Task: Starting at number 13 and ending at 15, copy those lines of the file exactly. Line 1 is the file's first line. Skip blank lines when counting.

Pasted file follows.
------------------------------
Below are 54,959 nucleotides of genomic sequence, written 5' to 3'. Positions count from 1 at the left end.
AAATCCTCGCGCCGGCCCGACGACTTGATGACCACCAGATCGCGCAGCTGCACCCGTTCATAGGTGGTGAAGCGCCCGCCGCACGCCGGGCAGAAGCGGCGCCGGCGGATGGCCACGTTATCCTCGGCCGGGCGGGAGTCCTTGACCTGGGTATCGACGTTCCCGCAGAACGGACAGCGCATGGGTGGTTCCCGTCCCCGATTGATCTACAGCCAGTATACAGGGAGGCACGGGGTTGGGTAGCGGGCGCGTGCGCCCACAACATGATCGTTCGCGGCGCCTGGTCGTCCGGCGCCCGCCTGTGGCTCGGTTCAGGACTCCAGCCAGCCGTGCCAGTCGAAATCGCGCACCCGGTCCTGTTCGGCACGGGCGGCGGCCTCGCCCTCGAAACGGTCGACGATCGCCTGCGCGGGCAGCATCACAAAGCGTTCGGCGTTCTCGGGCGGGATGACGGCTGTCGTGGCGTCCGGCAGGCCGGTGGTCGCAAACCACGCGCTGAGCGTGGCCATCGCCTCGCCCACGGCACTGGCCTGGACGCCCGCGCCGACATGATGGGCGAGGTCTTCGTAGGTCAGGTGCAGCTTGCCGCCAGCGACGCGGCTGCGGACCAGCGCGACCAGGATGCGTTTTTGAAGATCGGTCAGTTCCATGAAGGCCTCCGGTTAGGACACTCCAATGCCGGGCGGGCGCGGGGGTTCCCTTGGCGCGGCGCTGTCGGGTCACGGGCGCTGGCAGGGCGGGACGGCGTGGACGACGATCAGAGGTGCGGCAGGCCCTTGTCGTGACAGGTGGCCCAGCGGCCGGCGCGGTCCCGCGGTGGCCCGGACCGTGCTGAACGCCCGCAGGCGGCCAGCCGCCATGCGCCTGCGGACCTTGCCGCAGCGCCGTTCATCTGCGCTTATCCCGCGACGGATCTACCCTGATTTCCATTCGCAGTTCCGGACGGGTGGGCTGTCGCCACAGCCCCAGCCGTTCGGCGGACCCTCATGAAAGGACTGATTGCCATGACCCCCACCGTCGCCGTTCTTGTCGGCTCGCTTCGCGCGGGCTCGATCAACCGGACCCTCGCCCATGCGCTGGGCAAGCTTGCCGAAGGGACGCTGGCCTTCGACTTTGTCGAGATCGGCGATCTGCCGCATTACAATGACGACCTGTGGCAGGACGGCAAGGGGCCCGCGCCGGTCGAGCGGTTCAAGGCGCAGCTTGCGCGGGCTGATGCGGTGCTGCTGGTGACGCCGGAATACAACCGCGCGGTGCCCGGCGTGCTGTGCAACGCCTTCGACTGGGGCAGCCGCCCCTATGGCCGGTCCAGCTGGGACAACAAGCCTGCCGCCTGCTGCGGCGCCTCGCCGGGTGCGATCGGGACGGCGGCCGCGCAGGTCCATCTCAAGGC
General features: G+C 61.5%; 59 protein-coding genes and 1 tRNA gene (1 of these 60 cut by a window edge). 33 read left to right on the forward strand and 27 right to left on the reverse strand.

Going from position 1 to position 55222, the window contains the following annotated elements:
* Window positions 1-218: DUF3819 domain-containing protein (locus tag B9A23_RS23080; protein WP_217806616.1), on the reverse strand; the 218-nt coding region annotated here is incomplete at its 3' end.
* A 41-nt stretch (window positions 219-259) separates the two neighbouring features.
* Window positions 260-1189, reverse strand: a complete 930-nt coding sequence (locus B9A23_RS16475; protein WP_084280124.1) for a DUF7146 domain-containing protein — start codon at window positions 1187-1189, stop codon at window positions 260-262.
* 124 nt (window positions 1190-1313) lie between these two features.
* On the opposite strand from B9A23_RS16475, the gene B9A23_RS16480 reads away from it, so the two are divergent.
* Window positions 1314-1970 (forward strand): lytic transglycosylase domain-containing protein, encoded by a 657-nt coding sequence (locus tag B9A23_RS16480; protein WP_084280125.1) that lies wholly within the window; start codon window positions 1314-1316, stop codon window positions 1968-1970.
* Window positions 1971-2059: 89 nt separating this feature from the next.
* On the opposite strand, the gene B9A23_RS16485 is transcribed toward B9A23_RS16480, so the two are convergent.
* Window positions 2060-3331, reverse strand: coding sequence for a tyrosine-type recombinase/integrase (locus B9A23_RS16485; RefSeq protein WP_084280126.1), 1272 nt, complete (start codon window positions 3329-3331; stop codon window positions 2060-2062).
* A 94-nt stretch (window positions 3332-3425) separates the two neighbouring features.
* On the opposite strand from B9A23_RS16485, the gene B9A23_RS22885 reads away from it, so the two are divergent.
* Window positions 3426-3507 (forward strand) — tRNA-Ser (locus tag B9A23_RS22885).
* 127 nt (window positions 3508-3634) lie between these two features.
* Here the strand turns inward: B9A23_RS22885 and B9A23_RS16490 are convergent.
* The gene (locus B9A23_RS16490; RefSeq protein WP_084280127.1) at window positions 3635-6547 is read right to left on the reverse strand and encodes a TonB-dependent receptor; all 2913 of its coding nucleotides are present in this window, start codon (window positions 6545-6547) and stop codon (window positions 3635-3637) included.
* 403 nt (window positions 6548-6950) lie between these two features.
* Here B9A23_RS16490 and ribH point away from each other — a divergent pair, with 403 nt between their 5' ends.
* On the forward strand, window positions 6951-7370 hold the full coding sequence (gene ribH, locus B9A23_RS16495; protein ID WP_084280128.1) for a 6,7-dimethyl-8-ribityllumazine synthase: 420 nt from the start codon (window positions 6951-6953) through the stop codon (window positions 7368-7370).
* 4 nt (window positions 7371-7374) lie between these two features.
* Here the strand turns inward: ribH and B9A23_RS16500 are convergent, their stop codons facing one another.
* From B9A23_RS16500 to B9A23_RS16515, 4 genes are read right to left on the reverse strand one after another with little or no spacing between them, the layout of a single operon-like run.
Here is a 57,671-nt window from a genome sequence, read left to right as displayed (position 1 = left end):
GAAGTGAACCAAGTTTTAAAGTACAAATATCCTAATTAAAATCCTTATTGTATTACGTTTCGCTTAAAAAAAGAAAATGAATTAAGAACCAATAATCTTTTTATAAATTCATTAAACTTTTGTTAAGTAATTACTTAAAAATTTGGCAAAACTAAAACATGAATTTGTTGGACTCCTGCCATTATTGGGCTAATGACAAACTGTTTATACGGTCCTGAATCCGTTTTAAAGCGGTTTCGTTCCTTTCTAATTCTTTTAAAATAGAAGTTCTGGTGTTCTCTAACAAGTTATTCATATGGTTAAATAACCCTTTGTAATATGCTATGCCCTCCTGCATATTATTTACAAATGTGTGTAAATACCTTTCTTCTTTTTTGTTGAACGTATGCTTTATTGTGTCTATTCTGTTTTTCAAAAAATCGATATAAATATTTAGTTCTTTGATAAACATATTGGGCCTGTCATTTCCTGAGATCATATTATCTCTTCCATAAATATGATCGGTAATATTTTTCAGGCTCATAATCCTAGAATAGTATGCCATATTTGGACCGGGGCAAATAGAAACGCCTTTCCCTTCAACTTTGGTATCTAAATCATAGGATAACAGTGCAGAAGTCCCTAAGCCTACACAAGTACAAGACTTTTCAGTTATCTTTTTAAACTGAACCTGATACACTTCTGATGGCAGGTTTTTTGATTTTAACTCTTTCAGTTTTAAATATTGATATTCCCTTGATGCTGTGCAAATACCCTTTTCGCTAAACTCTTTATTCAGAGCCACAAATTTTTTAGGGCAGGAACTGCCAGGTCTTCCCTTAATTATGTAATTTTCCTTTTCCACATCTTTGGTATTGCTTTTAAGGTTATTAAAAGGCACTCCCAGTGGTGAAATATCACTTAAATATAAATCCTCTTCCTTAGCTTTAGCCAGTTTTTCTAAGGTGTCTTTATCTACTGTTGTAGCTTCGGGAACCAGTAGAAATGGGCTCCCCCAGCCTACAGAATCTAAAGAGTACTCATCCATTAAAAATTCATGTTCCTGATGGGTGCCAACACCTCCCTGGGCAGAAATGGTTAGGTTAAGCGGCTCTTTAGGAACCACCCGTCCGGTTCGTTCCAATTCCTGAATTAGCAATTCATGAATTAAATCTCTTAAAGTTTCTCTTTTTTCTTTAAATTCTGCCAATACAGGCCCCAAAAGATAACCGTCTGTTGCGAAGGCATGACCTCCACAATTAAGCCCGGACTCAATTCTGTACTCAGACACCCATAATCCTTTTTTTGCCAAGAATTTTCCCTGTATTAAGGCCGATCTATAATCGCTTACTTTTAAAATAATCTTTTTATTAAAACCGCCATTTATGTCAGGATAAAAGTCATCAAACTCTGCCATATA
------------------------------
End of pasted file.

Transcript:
* Window positions 2060-3331, reverse strand: coding sequence for a tyrosine-type recombinase/integrase (locus B9A23_RS16485; RefSeq protein WP_084280126.1), 1272 nt, complete (start codon window positions 3329-3331; stop codon window positions 2060-2062).
* A 94-nt stretch (window positions 3332-3425) separates the two neighbouring features.
* On the opposite strand from B9A23_RS16485, the gene B9A23_RS22885 reads away from it, so the two are divergent.